26 October 2020 | By Jan-Hendrik Keet
Black Alder (Alnus glutinosa), is a single or multi-stemmed, deciduous tree (± 25 m in height) that can live up to 100 years, and is native to Europe, western Siberia and parts of North Africa. The species is primarily riparian, i.e. growing along rivers, streams, ponds etc. It has been moved quite extensively across the globe for its various uses, primarily forestry, but also shelterbelts, soil reclamation and remediation, landscaping, biomass production, furniture, and even wooden clogs (shoes) in the Netherlands! This has, however, led Black Alder to become a widespread invader in a number of countries, notably the USA and New Zealand.
An invasive stand of Black Alder was recently detected along the banks of the Dwars River from Kylemore to Lanquedoc, near Stellenbosch in the Western Cape Province, which prompted an investigation into the history and distribution of Black Alder in South Africa, its impacts, and its potential for becoming an invasive species. Black Alder has been in South Africa for over a hundred years, the earliest record being from Beginsel Arboretum near Standerton (Mpumalanga). It has also been recorded in three other provinces, namely Eastern Cape, KwaZulu-Natal, and Gauteng.
A key issue is Black Alder’s association with nitrogen-fixing bacteria (of the genus Frankia), the reason being that invasive nitrogen fixers have the ability to greatly alter ecosystem functioning, thus effectively acting as drivers of regime shifts. This can be especially detrimental in regions that naturally have nitrogen-poor soils, such as fynbos, where Black Alder could impact on native communities both above- (e.g. plants) and below-ground (i.e. soil microbes). Combine this with our results showing, via species-distribution modelling, that large areas of South Africa are predicted to be potentially suitable for the establishment of Black Alder, then it is easy to see why such species should receive high management priority to prevent them from becoming widespread invaders.
Luckily, a local team is already on it, namely the NGO WildTrust™. They have made great progress in clearing the only known (to date) invasive stand of Black Alder in South Africa. However, the seeds of Black Alder are spread primarily by water, and as such can travel immense distances downstream from parent trees. And indeed, this is what we found, in that we observed scattered individuals growing many kilometres downstream of the Dwars River population. This is a great cause for concern, seeing that South Africa’s precious water resources are already heavily burden by other invasive species (e.g. Eucalyptus and Australian Acacia). It is therefore crucial that riparian areas in particular be monitored closely for the presences of Black Alder, and that any new localities be reported.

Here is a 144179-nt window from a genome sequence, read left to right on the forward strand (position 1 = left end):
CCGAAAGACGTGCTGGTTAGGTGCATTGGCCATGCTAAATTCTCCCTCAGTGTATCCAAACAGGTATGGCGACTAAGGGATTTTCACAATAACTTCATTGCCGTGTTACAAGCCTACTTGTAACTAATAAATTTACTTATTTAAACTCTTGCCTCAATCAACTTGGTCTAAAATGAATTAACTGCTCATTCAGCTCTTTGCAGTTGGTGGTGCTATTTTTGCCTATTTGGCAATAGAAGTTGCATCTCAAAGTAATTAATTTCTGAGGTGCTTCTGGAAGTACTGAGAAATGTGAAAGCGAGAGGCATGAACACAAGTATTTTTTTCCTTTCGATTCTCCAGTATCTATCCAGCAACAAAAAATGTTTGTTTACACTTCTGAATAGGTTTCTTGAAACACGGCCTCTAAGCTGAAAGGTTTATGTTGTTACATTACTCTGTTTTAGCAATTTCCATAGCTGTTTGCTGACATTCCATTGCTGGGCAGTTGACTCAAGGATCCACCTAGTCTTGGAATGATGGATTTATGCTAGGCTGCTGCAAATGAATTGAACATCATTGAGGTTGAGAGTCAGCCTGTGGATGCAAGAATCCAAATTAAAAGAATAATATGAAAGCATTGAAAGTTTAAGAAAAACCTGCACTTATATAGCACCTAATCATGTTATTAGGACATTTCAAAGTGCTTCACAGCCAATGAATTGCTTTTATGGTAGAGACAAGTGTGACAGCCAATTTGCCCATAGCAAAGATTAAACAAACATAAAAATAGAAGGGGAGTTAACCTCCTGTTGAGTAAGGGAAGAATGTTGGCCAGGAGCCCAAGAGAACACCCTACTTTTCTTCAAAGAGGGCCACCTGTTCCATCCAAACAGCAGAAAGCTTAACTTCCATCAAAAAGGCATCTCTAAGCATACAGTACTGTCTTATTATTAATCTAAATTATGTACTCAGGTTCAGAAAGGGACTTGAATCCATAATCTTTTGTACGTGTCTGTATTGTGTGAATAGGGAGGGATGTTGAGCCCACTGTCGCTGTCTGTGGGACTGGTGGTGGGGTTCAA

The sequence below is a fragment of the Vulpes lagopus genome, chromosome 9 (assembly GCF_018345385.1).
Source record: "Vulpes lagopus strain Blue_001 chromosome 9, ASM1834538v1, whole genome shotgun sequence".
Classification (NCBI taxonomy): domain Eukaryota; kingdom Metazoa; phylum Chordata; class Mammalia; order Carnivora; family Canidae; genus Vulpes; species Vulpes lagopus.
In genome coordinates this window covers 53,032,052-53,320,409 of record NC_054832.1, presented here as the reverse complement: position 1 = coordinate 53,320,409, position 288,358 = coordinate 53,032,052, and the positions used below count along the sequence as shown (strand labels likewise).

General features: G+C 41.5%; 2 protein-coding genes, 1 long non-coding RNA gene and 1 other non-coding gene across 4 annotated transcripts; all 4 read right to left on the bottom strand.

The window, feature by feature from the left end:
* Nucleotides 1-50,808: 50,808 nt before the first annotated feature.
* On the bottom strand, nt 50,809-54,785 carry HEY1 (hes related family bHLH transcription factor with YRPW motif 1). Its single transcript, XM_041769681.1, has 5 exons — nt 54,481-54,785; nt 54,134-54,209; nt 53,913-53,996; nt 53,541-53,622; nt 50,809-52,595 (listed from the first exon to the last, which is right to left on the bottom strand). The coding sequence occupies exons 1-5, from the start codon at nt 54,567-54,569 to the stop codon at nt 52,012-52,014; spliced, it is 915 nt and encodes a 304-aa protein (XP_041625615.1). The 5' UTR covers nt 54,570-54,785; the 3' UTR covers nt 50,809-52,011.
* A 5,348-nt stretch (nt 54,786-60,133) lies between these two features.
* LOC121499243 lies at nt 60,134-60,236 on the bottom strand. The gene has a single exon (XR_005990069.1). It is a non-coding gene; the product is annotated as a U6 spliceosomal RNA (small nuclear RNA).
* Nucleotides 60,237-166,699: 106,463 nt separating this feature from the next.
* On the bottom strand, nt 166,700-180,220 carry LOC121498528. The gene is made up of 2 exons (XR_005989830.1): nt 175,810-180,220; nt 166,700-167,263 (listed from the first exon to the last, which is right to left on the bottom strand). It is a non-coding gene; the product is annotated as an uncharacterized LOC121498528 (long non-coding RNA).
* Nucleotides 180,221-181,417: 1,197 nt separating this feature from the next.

From the results in our study we propose that Black Alder should be listed as Category 1a under the National Environmental Management: Biodiversity Act (NEMBA) in South Africa. Thus, we essentially propose a ban on the importing, possessing, growing or in any other way propagating, moving or otherwise translocating, selling or otherwise trading in, buying, receiving, giving, donating or accepting as a gift, or in any way acquiring or disposing of specimens of Black Alder. This aims to protect our water courses and native biodiversity by trying to ensure that Black Alder never becomes a widespread invader.
Read the full paper
Keet JH, Robertson MP, & Richardson DM (2020) Alnus glutinosa (Betulaceae) in South Africa: invasive potential and management options, South African Journal of Botany, 135:280 – 293. https://doi.org/10.1016/j.sajb.2020.09.009
For more information, contact Jan-Hendrik Keet at firstname.lastname@example.org